The toy store will be open Black Friday, but Shoriak said that day is not nearly as important for the store’s sales as Saturday.
“American Express Shop Small Saturday,” Shoriak said. “That’s been great for us.”
Impressive November and December sales this year would extend successes that have been building for several months, Shoriak said.
“We’ve had a great year, so far,” she said. “You know, we’ve been in business for 30 years. We have personalized service. We wrap beautifully. We try really hard to stand out, and that keeps our customers loyal.”
So, what are those customers buying?
“I think people are going back to basics,” Shoriak said. “Lots of puzzles and board games. Lots and lots of science stuff for boys. Telescopes, microscopes, science experiments.”
“‘Frozen,’” Shoriak said. “That’s been huge,” she said of the Oscar-winning animated movie and its spin-off toys, as well as girls’ dresses that are tied to “Frozen” characters Elsa and Anna. “We have a whole section of the store that is dedicated to ‘Frozen.’ ”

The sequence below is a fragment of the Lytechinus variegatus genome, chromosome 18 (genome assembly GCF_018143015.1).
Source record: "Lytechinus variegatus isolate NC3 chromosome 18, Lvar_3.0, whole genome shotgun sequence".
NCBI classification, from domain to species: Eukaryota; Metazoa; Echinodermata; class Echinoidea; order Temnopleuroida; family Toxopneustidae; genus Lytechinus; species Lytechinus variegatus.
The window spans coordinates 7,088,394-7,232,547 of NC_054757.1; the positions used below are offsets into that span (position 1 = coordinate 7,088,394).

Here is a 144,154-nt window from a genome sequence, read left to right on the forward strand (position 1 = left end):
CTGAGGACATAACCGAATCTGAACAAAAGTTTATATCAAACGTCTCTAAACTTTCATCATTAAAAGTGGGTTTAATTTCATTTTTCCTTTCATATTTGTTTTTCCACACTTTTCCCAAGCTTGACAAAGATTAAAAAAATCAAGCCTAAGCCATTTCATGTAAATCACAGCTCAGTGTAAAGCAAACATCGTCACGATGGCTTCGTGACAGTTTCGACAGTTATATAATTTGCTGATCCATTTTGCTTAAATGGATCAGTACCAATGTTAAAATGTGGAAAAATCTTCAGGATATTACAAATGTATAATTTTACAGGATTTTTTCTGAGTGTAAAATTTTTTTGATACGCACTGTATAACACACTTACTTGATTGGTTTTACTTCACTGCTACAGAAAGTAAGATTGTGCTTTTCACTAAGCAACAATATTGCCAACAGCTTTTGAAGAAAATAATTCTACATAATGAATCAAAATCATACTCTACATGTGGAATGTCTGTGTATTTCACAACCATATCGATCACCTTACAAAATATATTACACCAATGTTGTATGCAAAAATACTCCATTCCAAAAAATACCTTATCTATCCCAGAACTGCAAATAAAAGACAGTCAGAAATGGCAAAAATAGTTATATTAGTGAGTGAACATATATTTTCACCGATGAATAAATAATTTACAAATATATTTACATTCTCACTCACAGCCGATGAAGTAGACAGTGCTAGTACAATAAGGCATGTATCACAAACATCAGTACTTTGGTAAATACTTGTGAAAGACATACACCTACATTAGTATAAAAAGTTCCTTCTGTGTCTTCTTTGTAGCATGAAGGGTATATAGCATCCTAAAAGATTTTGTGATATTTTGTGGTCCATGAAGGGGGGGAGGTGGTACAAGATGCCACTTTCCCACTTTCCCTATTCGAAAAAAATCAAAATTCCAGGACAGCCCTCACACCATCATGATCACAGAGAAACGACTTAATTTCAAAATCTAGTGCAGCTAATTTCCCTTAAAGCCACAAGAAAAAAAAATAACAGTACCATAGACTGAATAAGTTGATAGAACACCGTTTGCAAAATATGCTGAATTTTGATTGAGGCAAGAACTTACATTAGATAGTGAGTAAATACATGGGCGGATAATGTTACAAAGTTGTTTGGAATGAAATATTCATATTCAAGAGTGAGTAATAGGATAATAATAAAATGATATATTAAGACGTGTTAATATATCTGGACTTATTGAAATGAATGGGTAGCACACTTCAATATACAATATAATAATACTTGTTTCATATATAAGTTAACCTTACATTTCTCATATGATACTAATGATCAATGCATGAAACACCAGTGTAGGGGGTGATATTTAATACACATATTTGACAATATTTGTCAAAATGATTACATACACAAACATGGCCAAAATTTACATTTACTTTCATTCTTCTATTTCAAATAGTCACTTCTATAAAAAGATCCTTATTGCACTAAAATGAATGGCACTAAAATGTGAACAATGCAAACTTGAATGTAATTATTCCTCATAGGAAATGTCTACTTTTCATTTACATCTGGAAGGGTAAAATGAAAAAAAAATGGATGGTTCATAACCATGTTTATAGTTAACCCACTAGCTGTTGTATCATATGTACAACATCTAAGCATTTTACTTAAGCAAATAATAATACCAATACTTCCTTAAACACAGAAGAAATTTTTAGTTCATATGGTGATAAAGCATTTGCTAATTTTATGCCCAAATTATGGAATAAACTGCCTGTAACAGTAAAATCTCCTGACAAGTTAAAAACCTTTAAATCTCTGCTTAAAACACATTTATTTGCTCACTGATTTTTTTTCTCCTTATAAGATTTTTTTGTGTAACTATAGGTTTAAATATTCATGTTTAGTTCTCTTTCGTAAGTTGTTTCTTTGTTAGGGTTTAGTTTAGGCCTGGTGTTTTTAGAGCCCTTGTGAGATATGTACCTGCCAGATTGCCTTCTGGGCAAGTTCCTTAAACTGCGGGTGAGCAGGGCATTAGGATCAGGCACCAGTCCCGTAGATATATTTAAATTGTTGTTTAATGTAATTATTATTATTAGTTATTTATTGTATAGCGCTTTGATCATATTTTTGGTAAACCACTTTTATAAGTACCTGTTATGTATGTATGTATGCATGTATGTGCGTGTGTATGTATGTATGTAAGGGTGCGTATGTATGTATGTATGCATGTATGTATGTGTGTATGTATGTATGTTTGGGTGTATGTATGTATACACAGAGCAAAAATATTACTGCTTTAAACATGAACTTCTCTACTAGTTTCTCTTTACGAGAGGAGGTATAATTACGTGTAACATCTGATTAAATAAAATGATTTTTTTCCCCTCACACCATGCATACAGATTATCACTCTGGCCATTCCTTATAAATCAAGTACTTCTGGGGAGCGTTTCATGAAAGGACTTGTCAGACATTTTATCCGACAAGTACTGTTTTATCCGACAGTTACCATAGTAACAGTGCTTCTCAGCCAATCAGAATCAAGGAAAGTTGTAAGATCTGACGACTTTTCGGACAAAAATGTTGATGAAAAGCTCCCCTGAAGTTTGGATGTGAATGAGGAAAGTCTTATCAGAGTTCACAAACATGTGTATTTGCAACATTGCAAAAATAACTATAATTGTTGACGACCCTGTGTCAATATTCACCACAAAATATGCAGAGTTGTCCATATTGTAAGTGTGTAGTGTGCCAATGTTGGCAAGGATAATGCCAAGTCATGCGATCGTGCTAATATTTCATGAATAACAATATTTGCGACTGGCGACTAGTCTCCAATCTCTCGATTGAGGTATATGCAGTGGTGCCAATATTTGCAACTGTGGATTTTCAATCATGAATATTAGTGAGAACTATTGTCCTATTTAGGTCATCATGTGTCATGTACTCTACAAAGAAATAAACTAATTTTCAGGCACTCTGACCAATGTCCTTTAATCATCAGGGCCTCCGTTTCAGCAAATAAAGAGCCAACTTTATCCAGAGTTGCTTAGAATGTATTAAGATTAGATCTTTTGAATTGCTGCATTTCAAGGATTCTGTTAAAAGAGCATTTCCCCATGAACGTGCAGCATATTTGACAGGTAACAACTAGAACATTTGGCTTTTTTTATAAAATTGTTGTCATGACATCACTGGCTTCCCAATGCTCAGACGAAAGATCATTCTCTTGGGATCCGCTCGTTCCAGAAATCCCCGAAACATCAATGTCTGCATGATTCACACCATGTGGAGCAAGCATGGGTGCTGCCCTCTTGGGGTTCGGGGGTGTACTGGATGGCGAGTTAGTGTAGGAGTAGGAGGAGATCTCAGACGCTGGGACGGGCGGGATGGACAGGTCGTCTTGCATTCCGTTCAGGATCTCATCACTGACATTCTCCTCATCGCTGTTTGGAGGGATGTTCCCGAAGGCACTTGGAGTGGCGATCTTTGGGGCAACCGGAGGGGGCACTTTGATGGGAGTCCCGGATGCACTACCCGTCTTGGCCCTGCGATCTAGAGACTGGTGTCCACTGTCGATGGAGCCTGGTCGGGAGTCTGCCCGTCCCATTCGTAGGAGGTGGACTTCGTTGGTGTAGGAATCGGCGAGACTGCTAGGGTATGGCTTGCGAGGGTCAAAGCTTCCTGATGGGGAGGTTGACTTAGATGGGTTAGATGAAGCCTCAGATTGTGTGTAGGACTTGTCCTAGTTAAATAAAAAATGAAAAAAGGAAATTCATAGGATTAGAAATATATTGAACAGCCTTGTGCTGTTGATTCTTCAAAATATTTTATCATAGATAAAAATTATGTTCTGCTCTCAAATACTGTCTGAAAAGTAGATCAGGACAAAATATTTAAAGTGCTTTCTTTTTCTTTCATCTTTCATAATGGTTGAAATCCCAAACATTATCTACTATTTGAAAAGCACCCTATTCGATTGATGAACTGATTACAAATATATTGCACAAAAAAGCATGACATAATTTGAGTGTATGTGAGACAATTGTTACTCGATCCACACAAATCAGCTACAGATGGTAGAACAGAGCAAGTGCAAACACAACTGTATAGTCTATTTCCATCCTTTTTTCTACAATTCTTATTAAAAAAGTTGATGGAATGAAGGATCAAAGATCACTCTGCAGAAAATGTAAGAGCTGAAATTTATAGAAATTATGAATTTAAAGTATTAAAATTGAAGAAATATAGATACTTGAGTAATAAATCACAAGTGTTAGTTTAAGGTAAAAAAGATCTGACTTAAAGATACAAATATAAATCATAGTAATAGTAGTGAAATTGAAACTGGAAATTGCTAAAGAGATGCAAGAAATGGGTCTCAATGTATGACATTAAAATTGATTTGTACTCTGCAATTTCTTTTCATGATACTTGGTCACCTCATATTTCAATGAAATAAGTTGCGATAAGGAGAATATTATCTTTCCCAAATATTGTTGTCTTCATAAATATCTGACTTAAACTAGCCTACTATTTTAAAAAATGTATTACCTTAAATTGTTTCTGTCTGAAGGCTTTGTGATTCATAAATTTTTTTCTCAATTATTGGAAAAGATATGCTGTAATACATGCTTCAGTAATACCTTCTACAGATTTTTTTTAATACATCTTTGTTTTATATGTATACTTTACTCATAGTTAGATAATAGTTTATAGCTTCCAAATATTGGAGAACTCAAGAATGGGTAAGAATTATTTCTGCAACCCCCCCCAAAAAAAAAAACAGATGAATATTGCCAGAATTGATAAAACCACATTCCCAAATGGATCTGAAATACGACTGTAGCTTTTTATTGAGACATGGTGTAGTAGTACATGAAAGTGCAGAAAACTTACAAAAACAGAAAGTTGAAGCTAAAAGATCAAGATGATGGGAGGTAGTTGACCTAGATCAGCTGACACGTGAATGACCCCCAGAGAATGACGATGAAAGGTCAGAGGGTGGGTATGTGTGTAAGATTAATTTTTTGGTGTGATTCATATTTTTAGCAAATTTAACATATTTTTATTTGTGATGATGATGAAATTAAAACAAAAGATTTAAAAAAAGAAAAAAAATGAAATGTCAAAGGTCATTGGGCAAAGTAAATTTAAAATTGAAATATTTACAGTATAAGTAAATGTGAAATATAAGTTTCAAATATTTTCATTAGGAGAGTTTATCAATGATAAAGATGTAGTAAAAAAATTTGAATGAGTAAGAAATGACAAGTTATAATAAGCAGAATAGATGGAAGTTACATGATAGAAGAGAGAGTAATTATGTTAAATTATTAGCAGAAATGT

American Express says on its website, “When you shop small, it can lead to big things.” The credit card giant also says it has promoted Small Business Saturday nationwide since the run-up to the Thanksgiving weekend of 2010.
In Baton Rouge, at least one store owner reported a gangbusters rate of sales.
Batteries Plus Bulbs franchise holder Tim LeBlanc said second-year sales at his Siegen Lane store have “pretty much doubled our sales from the first year.”
“From what we’re seeing,” LeBlanc added on Nov. 12, “we’re probably 50 percent over our sales for November at this time last year.”
While LeBlanc sells only batteries and bulbs, he sells all the sizes and various kinds that power hearing aids and dump trucks or illuminate homes and yards.
“We sell batteries for any application,” LeBlanc said, adding that includes cameras, cellphones and cars.
Light bulbs range from incandescents to fluorescents to compact fluorescent lamps to light-emitting diodes, LeBlanc said.